mon 16/09/2019

The Secret Life of Tinder, Channel 4 | reviews, news & interviews

The Secret Life of Tinder, Channel 4

The Secret Life of Tinder, Channel 4

Documentary about dating apps fails to ask penetrating questions

Woof: Pete plays puppy on a dating app

Lucky old us. We are now living “in a techno-sexual era”. So claimed this documentary about dating apps which radar-guide you to the nearest available groin. If groins are your thing, that is, and they are by no means everyone’s. We heard about a man who wanted to paint a woman green and “spank you like a big fat avocado”. Another woman was considerably aroused by the sight of a man putting his motor into reverse. We met a puppy fetishist who trusses himself up in leather straps and yaps a lot. This is not to be confused with dogging.

The Secret World of Tinder wasn’t really about secrecy at all, and it wasn’t entirely about Tinder either. Unless the secret is that dating apps are for unhappy singletons who have had the ability to socialise bred out of them by social media. Everyone who participated in this late-night X-rated investigation of the modern online fast-forward dating game was aware that love was the last thing on any man’s mind. The women looking for Mr Right knew they wouldn’t find him among the eternal parade of photoshopped cock shots and porno come-ons. “Perhaps women like things to be sugar-coated a little bit,” said one young woman drily, “so maybe you want to ask about her name before asking if she enjoys violent anal.” Such niceties seem to be less rigidly encoded on the gay app Grindr where you can meet such philosophers as Daddy cock (58 and hung) or ShyGuyBigCock (so not that shy then).

Heterosexual men came across more or less unspeakably

It takes a certain type to create a profile on Tinder, inside which is a smaller subset with a need to share that profile on national television. Quite a few women were interviewed while in the bath. John, a 42-year-old Colchester cabbie (and no oil painting) happily admitted to being a sex addict. “I just feel that sometimes it’s something I need to try and address,” he said. “But I’m failing at the moment.” He had pictures of 690 women stored in a vault on his phone. On the plus side he was going on a succession of dates with a woman from Dagenham, although at a guess these will stop the minute she sees this film.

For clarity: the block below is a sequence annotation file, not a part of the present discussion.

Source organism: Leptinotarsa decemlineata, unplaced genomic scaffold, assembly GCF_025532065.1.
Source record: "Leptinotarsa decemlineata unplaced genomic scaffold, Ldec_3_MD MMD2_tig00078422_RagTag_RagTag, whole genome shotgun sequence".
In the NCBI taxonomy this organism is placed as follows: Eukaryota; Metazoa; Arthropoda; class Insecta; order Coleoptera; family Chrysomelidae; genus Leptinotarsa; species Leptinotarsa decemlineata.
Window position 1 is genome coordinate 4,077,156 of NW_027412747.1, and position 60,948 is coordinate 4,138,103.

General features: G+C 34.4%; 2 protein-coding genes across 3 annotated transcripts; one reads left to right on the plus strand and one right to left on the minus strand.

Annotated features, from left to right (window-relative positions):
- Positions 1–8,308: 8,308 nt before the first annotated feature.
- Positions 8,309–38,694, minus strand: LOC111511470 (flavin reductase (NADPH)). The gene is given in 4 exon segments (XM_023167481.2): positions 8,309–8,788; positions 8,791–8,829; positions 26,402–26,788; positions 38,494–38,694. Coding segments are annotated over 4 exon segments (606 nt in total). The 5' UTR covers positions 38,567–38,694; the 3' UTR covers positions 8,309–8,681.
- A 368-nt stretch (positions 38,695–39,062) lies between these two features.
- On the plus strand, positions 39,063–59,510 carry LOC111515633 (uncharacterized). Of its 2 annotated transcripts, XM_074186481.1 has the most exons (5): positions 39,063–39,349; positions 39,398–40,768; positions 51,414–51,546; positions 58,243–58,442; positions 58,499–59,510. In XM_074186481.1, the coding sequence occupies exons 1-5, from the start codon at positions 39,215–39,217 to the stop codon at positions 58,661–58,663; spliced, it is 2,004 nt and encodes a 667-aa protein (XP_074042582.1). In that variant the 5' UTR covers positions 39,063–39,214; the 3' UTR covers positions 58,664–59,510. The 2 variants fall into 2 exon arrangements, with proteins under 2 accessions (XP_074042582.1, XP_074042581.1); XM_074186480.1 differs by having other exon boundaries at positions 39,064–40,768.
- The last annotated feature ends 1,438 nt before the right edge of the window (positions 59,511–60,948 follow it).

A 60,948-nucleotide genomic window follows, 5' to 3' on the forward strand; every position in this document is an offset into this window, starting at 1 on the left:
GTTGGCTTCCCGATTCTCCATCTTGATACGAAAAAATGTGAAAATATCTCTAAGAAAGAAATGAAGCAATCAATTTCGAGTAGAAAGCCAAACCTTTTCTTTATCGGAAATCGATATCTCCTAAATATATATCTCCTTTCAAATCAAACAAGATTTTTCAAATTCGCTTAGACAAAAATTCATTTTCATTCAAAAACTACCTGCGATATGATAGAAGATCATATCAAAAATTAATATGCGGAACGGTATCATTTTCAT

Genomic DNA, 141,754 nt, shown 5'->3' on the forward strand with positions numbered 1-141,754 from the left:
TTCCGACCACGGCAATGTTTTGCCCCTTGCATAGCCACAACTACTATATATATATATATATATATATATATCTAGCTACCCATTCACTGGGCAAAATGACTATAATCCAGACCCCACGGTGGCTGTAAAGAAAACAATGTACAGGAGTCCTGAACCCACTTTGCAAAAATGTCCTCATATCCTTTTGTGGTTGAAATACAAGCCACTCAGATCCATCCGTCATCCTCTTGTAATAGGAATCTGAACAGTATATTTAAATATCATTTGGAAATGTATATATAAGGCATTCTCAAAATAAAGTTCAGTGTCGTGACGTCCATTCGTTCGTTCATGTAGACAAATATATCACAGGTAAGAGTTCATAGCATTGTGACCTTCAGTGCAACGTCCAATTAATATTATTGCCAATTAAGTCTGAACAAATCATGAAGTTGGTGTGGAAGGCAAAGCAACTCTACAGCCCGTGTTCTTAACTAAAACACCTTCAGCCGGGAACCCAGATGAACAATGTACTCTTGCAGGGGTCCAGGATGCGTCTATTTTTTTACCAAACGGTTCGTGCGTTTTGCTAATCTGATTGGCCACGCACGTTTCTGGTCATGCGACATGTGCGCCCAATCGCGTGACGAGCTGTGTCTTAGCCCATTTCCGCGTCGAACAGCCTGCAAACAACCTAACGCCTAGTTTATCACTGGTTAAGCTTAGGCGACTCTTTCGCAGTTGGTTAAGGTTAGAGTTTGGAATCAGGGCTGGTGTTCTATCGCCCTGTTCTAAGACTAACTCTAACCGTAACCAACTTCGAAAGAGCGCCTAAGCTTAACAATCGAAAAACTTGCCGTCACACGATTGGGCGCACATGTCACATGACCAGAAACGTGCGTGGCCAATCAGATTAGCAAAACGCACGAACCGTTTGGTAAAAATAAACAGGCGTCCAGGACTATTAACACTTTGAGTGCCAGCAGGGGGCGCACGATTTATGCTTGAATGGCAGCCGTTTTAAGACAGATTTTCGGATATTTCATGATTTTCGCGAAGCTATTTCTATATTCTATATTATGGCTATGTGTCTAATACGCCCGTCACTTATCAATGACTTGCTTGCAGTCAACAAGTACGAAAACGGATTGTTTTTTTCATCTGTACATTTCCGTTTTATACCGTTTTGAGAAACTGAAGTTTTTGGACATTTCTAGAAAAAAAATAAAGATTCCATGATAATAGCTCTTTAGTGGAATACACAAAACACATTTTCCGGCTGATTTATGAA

This was really an anthropological film about addiction – to romance for the women, to sex for the men – but without much interest in delving into the cause of the behaviour. “I guess this is just the way people live now,” said well-spoken Kelly, 33 and single for five years, before heading off for a date with someone “very patronising and really sleazy”.

Heterosexual men came across more or less unspeakably. They were mostly arrogant, misogynistic and delusional, and those was the nicer ones; two women recalled encounters with men who turned controlling and even downright threatening. Men who are into men are under fewer illusions. There was a nice bloke called Chris who has asked one woman out on a date in person and 15,000 online. He knew he was wasting his time. It was no surprise that the only person the film followed who successfully found love was a woman with another woman. “I do not know how I would find a date or a shag in Woking without dating apps,” said Joanna (pictured above), a personable single mother of two who by her own admission had failed the marital fidelity test. She wasn’t interested in monogamy with women either until she fell in love and beautifully declared, “You make me not want to be a slag unless it’s for you.”

There is an inquisitive film to be made about the modern mores of men and women who look for love and/or sex online. This was more of a visit to the human zoo. It’s not always good just to gawp.

This was really an anthopological film about addiction – to romance for the women, to sex for the men

rating

Editor Rating: 
2
Average: 2 (1 vote)

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